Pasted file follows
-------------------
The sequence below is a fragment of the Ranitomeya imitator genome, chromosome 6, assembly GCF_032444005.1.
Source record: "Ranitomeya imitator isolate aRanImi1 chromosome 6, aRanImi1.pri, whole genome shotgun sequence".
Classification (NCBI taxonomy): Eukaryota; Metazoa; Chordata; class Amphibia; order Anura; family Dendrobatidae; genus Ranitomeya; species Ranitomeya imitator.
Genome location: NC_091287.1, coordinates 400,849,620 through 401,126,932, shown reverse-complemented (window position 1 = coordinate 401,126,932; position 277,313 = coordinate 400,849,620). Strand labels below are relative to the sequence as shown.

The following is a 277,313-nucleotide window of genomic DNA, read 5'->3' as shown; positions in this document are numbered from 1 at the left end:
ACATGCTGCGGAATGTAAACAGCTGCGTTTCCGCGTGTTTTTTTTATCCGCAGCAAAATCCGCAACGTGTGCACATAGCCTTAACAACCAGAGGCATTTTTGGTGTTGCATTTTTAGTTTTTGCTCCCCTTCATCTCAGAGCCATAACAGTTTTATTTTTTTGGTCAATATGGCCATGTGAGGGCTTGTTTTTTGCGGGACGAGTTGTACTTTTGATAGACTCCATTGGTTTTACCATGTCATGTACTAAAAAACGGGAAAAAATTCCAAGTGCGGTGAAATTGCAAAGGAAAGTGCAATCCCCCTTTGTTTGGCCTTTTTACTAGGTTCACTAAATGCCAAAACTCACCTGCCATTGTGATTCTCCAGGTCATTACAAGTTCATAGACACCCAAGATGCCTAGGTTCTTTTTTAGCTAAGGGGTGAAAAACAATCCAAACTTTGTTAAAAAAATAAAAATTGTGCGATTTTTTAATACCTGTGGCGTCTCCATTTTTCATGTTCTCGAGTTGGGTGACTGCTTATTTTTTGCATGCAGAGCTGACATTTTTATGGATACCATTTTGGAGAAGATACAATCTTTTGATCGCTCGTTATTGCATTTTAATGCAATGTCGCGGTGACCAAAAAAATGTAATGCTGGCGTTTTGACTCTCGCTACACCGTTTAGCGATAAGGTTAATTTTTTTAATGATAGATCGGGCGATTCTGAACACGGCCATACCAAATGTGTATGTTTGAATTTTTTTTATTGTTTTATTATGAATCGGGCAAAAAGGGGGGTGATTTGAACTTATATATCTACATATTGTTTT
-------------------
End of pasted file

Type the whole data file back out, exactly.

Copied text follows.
The sequence below is a fragment of the Ranitomeya imitator genome, chromosome 6, assembly GCF_032444005.1.
Source record: "Ranitomeya imitator isolate aRanImi1 chromosome 6, aRanImi1.pri, whole genome shotgun sequence".
Classification (NCBI taxonomy): Eukaryota; Metazoa; Chordata; class Amphibia; order Anura; family Dendrobatidae; genus Ranitomeya; species Ranitomeya imitator.
Genome location: NC_091287.1, coordinates 400,849,620 through 401,126,932, shown reverse-complemented (window position 1 = coordinate 401,126,932; position 277,313 = coordinate 400,849,620). Strand labels below are relative to the sequence as shown.

The following is a 277,313-nucleotide window of genomic DNA, read 5'->3' as shown; positions in this document are numbered from 1 at the left end:
ACATGCTGCGGAATGTAAACAGCTGCGTTTCCGCGTGTTTTTTTTATCCGCAGCAAAATCCGCAACGTGTGCACATAGCCTTAACAACCAGAGGCATTTTTGGTGTTGCATTTTTAGTTTTTGCTCCCCTTCATCTCAGAGCCATAACAGTTTTATTTTTTTGGTCAATATGGCCATGTGAGGGCTTGTTTTTTGCGGGACGAGTTGTACTTTTGATAGACTCCATTGGTTTTACCATGTCATGTACTAAAAAACGGGAAAAAATTCCAAGTGCGGTGAAATTGCAAAGGAAAGTGCAATCCCCCTTTGTTTGGCCTTTTTACTAGGTTCACTAAATGCCAAAACTCACCTGCCATTGTGATTCTCCAGGTCATTACAAGTTCATAGACACCCAAGATGCCTAGGTTCTTTTTTAGCTAAGGGGTGAAAAACAATCCAAACTTTGTTAAAAAAATAAAAATTGTGCGATTTTTTAATACCTGTGGCGTCTCCATTTTTCATGTTCTCGAGTTGGGTGACTGCTTATTTTTTGCATGCAGAGCTGACATTTTTATGGATACCATTTTGGAGAAGATACAATCTTTTGATCGCTCGTTATTGCATTTTAATGCAATGTCGCGGTGACCAAAAAAATGTAATGCTGGCGTTTTGACTCTCGCTACACCGTTTAGCGATAAGGTTAATTTTTTTAATGATAGATCGGGCGATTCTGAACACGGCCATACCAAATGTGTATGTTTGAATTTTTTTTATTGTTTTATTATGAATCGGGCAAAAAGGGGGGTGATTTGAACTTATATATCTACATATTGTTTT